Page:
Mount Kinabalu is the pride of Sabah, the focal point of the national park and probably the most magnificent sight in Borneo. In recognition of this, the park was declared a World Heritage Site by UNESCO in 2000 - a first for Malaysia. Although Mount Kinabalu has foothills, its dramatic rock faces, with cloud swirling around them, loom starkly out of the jungle. The view from the top is unsurpassed and on a clear day you can see the shadow of the mountain in the South China Sea, over 50 km away. Even if you're not planning on climbing Mount Kinabalu itself, it's well worth spending a few days exploring the park, one of the most biodiverse areas in Borneo.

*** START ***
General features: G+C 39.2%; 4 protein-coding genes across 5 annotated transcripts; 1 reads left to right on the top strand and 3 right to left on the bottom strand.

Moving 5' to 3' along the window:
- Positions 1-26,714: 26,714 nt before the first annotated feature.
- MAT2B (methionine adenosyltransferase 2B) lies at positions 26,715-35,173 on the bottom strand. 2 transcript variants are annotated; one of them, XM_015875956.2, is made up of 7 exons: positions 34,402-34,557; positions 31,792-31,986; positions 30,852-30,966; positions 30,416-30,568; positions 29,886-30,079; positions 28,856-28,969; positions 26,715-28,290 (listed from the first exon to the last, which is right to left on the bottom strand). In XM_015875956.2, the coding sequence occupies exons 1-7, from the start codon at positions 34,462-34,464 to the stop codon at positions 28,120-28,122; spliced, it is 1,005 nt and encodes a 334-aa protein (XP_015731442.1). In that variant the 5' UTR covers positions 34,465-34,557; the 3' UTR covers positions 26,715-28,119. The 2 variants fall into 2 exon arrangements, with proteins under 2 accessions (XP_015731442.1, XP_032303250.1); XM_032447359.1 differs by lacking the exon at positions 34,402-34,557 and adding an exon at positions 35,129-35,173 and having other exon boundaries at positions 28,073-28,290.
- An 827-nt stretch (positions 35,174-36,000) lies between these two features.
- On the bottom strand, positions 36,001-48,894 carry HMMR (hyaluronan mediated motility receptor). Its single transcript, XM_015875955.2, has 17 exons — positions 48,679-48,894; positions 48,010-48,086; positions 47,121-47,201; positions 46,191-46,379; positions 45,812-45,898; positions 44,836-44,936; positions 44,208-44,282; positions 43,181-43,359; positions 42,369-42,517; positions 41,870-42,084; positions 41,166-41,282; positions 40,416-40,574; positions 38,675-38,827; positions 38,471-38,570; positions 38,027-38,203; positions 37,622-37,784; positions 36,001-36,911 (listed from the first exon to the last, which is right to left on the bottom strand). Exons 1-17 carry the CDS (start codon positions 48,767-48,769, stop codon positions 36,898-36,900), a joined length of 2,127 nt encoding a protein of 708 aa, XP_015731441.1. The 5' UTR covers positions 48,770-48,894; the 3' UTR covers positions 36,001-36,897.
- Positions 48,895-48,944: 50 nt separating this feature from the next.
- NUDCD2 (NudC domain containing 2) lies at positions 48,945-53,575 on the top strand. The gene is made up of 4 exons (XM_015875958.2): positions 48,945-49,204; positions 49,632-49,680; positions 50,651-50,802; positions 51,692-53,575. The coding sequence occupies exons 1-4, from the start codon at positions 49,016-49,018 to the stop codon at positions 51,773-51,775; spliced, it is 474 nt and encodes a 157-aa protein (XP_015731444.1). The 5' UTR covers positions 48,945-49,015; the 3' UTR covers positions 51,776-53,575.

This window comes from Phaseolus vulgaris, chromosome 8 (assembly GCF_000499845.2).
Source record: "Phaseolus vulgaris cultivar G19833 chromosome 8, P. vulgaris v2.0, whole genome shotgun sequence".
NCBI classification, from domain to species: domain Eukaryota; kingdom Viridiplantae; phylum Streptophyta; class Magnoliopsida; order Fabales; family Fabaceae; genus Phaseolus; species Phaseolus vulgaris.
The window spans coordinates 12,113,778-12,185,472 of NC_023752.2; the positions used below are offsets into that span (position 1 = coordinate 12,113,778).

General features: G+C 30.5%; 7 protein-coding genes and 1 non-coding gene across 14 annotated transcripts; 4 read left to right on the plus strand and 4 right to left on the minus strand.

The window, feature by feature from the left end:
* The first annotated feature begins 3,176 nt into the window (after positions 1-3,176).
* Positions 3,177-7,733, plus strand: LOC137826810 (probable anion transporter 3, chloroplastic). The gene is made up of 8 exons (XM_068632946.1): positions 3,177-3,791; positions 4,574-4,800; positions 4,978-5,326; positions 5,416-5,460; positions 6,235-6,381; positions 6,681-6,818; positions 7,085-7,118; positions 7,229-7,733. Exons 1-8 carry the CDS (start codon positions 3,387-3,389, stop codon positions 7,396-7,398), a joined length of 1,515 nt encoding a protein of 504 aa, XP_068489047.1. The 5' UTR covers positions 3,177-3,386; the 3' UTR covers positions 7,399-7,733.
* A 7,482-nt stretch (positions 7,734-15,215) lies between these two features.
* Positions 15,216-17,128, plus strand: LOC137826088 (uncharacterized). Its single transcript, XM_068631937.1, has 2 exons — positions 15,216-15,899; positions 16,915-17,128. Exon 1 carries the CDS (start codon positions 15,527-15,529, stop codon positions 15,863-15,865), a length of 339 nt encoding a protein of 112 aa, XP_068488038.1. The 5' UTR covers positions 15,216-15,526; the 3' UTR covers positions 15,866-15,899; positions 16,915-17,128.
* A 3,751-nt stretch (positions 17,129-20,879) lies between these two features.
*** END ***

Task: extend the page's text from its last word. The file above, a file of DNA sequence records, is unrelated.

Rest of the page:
The first person to reach the summit was John Whitehead, a zoologist, in 1888. More scientists followed and then a trickle of tourists, but it was not until 1964, when Kinabalu Park (encompassing 75,000 ha) was gazetted, that the 8.5 kilometre trail to the summit was opened. Today the mountain attracts 200000 visitors a year. Although the majority are day visitors who do not climb the peak, the number of climbers is steadily increasing, with at least 30000 making the attempt each year.